Innocent Buregeya grew up in the Kigali City suburb of Remera in the 1980s. It was there that Buregeya developed the love for nature that has come to characterize his work to this day.
Buregeya is a visual artist, who draws and paints. His work is infused with his passion for Rwandan culture, women emancipation, music and fashion, as well as the traditional African motifs that are defining elements of his style.
Buregeya speaks to The New Times about his paintings and inspirations. Excerpts
Qn: How do you define art?
A: Art is a lifelong love affair with the light and darkness of self-expression, and the irrepressible urge to create something that conjures a moment of insight or memory. The paintings may be interpreted differently, but, of course, they all display out life. Art refreshes the mind.
Qn: What inspired you into this field?
A: So many things inspire me on different levels. The most obvious is my everyday life and the disjointed collage of parts of my day or week that I carry around in my head.
Qn: When did you venture into this business?
A: It was way back in 2005 after completing my A’ level in Electronics and Tele-communication. I realised that getting a job was difficult; so I decided to create one for myself. I had studied art in secondary school, which gave me an opportunity to practice my childhood dream.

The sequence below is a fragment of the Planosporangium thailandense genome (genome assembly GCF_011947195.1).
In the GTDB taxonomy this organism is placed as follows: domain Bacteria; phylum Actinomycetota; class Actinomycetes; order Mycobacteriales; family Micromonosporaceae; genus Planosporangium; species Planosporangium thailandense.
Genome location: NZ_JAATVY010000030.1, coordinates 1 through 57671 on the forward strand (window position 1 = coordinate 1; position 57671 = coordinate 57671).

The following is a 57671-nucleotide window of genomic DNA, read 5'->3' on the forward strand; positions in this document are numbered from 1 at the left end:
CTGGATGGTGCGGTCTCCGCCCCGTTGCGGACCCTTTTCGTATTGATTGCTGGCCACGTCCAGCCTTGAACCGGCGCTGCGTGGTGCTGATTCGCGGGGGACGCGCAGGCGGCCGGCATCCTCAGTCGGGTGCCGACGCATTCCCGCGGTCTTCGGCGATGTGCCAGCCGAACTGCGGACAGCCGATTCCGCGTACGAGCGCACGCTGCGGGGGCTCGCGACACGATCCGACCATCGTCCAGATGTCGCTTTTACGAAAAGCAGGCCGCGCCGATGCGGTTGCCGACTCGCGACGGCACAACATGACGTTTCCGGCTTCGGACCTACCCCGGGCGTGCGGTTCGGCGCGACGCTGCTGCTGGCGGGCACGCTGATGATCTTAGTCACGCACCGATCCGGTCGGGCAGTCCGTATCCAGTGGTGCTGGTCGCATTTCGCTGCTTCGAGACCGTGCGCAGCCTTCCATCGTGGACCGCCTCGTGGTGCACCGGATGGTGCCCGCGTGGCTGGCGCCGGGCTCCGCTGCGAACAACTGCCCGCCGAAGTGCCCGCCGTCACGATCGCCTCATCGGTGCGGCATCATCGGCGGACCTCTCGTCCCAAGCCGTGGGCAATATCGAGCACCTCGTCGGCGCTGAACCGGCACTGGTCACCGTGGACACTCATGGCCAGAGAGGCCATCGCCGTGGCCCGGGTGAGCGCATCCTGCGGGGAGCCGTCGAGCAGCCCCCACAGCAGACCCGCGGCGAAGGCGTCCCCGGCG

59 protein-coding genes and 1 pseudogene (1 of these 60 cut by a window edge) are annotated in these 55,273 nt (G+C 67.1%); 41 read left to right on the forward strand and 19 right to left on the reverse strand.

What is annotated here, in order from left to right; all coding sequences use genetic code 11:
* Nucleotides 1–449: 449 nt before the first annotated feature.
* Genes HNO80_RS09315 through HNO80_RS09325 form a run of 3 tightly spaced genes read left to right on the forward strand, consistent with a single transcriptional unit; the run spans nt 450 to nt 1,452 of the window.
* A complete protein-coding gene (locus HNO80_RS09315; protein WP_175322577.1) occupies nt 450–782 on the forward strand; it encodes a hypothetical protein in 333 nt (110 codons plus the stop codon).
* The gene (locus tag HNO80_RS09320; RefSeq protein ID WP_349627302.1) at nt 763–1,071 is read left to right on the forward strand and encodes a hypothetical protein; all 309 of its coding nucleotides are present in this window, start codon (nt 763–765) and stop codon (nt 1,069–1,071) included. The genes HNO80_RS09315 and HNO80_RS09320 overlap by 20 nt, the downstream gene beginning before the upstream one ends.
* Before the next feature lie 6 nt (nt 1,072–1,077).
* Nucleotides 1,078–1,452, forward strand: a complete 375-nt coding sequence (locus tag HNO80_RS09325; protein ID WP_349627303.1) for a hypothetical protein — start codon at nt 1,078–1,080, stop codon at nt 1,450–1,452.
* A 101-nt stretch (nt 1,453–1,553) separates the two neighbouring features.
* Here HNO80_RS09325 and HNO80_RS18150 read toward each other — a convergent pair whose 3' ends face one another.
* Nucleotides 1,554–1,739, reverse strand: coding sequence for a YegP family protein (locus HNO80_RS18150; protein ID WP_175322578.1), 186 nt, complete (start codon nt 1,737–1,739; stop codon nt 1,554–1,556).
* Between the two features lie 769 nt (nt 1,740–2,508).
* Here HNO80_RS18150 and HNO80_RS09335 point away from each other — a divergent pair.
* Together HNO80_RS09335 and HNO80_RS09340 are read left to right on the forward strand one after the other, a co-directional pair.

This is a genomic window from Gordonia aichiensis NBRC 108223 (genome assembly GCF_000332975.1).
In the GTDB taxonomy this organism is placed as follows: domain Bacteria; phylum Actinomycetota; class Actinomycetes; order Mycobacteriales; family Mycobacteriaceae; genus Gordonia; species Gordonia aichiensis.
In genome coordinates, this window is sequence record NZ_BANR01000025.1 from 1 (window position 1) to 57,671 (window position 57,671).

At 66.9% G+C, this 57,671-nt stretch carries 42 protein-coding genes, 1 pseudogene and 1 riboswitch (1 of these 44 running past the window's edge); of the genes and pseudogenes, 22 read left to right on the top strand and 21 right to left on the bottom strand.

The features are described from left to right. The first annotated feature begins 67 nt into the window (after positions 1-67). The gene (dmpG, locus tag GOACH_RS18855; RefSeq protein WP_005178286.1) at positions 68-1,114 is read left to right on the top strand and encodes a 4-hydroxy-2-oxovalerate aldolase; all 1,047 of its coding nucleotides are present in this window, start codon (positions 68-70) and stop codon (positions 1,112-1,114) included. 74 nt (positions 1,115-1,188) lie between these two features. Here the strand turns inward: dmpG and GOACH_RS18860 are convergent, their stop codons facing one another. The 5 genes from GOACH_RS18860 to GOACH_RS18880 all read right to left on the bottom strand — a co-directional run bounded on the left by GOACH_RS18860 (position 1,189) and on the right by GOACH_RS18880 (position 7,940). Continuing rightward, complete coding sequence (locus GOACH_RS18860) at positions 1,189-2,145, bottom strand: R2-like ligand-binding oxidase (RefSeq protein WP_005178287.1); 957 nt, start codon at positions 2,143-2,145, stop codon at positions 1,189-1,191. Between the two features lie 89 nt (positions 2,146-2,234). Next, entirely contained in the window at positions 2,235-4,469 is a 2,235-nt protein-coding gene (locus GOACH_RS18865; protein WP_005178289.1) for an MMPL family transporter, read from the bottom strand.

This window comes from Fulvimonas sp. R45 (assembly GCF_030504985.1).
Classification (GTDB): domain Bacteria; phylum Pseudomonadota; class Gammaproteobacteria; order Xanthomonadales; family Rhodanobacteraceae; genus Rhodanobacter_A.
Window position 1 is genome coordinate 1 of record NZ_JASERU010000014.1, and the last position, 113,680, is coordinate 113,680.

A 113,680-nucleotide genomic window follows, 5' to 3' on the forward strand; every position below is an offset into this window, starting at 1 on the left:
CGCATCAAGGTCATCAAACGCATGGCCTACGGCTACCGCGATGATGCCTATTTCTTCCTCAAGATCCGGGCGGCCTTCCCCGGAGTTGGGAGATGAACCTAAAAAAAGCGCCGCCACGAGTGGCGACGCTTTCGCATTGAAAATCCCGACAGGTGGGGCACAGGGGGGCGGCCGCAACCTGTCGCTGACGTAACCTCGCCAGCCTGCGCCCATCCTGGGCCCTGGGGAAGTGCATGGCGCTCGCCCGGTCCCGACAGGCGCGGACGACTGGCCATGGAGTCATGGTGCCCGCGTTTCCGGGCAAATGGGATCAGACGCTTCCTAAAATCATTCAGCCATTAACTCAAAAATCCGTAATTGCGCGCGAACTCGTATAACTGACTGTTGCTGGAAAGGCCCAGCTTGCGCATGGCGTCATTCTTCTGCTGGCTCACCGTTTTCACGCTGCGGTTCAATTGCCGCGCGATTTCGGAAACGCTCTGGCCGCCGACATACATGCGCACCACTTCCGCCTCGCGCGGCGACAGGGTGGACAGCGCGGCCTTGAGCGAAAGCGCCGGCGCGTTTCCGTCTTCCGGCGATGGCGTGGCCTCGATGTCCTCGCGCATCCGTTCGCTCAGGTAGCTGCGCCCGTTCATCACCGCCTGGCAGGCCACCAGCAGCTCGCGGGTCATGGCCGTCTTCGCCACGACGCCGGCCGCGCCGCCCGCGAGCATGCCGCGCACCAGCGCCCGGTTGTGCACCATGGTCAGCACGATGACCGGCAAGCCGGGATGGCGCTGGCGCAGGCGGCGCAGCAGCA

Qn: What message do you convey in your art pieces?
A: The message is general, though the main focus is on the African women, a dedication to today’s Rwandan women, the power of women, mother’s love and gender balance, among other issues.
Qn: How do your paintings differ from other artists’ work?
A: Mine have long necks which make them unique.
Qn: When did you join Uburanga Art Studio?
A: I joined in 2008 after I was inspired my Jean Bosco Bakunzi, the studio founding director.
Qn: Have you ever held any exhibitions?
A: My debut solo exhibition took place last year at Heaven Restaurant, while the second one dubbed ‘Face of a Thousand Hills’ was held this year in the US. And my solo exhibition titled, “Together in Step”, kicked off last week and ends on October 31.
Qn: How was the begining?
A: At first, people never showed interest in art because they didn’t understand it. But nowadays people really appreciate art.
Qn: Any future prospects?
A: I have a dream of working on a project of establishing an art centre back home in the village, where I can give a chance to young people to be groomed in this field.
Qn: What advice would you give to the young artists?
A: Aspiring to become an-all rounder is great. Just because you have a specific talent or area of focus or training doesn’t mean you close doors on what else that goes on in the world. In order to succeed you need to have a focus and determination. I advise young artists to embrace their talent with respect. They should also know that they’re always susceptible to criticism. If you care about criticism, then you’re in the wrong place.
By Andrew Israel Kazibwe, The New Times